James Hillman and Michael Ventura published a provocative book calledWe’ve Had 100 Years of Psychotherapy and the World’s Getting Worse. Well, we’ve had what seems like a hundred books purporting to “demystify” wine, and wine is more mysterious than ever. Not that the technocrat-enologist complex hasn’t been furiously laboring to remove every pesky variable from wine—damn that nature!—and Lord knows we’re ever more inundated with all manner of mass-produced industrial swill, but true wine issupposedto be complex, and if you think you know it all, well, pal, you don’t know nuthin’.

    Ah, but the poor...

    (pp. 67-94)

    Over the course of three decades of drinking wine, I began to realize which among its enticements were most important. This has to happen empirically; you can’t go in with assumptions already formed. You have to learn to recognize the difference between what you think you value and what you actually do. For me the things that matter become apparent when I see which topics I get into arguments about. I am not by nature a quarrelsome fella; I believe in sweet reason. But that doesn’t preclude passion, so here are the facets of wine with which I’m most absorbed,...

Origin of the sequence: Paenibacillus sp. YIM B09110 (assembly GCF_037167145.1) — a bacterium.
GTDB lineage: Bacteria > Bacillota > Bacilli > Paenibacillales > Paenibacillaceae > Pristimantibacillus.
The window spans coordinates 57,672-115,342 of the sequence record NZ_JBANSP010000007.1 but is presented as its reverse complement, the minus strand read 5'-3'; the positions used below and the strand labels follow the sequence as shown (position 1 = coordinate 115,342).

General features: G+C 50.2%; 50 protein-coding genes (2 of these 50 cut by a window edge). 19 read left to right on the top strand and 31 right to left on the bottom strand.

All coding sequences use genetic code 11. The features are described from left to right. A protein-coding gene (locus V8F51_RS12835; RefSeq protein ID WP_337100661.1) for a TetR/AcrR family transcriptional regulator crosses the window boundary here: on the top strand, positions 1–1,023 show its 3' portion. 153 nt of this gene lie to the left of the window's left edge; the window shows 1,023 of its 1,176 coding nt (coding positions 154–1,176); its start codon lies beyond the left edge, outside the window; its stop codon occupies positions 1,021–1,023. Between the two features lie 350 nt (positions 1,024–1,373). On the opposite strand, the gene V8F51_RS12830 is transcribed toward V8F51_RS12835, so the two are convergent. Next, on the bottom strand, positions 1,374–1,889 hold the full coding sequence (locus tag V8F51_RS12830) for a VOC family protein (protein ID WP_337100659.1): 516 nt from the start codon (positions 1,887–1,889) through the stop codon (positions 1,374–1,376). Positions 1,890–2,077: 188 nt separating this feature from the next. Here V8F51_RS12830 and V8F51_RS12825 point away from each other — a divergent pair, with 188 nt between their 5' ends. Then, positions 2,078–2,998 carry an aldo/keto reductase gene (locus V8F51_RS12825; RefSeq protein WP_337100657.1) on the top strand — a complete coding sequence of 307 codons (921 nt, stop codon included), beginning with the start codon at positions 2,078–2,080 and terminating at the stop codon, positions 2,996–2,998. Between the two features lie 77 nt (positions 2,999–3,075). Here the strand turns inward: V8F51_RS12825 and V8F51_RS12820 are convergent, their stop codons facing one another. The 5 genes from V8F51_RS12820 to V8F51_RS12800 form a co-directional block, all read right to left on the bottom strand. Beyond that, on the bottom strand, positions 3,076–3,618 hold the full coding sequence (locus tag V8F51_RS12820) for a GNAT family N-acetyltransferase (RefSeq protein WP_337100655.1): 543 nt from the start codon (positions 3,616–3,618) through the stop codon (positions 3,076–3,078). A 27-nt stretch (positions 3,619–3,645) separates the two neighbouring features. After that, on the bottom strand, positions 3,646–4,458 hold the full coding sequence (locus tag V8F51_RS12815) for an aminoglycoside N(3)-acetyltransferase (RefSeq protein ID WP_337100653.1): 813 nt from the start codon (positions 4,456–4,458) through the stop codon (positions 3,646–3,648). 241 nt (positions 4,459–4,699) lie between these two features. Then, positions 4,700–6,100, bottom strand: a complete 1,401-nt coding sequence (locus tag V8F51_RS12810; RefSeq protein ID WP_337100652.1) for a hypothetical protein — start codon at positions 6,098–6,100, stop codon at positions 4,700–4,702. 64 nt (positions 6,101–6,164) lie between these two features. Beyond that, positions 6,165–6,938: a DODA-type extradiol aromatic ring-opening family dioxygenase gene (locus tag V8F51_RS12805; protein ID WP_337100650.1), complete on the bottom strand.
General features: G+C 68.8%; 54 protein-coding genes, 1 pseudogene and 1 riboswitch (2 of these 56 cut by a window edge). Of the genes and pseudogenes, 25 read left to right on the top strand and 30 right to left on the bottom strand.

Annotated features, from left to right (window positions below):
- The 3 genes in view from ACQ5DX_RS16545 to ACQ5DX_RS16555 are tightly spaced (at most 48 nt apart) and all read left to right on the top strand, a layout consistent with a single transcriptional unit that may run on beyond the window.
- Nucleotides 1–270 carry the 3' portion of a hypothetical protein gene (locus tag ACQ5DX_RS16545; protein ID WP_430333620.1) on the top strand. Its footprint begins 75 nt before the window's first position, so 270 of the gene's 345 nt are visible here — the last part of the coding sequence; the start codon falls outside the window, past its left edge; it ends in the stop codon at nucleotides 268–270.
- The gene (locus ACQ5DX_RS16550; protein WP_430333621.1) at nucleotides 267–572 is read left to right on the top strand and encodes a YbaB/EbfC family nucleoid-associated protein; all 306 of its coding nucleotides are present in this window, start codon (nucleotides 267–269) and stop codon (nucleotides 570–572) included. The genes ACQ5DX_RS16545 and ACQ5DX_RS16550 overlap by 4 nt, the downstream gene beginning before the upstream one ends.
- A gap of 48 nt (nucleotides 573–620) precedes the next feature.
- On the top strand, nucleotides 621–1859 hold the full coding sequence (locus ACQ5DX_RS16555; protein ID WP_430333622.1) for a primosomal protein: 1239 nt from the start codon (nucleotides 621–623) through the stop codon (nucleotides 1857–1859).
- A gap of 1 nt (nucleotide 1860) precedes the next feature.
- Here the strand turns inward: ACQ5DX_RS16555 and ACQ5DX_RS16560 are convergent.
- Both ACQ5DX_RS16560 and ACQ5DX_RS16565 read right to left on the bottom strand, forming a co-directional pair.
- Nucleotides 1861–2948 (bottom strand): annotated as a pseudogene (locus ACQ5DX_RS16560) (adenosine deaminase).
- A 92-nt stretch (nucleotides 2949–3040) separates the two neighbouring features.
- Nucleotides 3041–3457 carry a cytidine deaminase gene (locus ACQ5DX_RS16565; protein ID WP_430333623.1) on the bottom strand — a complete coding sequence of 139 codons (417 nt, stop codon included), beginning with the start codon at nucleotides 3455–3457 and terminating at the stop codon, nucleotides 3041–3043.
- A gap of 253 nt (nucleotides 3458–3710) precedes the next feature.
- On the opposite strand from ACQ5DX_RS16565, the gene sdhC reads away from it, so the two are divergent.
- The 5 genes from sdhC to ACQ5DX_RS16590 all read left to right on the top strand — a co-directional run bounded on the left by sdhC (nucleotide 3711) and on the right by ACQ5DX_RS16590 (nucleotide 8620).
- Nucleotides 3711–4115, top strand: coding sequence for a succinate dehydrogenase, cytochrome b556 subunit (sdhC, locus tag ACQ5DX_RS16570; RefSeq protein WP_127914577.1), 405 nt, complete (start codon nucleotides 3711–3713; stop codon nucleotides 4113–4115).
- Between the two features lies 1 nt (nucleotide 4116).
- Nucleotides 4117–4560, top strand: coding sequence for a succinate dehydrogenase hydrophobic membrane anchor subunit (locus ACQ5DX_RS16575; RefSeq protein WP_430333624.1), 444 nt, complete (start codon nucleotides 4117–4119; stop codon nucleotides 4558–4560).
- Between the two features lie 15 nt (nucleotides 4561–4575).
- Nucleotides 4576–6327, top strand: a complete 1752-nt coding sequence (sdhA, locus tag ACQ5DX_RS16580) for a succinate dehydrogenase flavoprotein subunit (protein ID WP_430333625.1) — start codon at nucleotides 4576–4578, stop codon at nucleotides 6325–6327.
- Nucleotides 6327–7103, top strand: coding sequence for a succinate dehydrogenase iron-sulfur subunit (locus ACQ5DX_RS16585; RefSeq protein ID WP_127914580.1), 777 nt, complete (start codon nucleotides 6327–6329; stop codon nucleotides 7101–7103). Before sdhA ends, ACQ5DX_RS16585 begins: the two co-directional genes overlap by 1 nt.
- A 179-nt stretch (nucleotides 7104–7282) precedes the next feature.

(pp. 95-116)

    The question of “validity” arises in matters of taste only when one struts one’s democratic cred by claiming that one man’s taste is as good as another’s. The idea for this chapter came from a magazine article by a wine journalist who had a moment of awakening in which his idea of taste dilated to includetout le mondein its sentimental embrace. Anyone with intellectual aspirations knows this feeling, the groping toward the common touch, as if dropping yourg’s and drinking beer from the can will transform you into someone socially and sexually desirable. Show me someone who...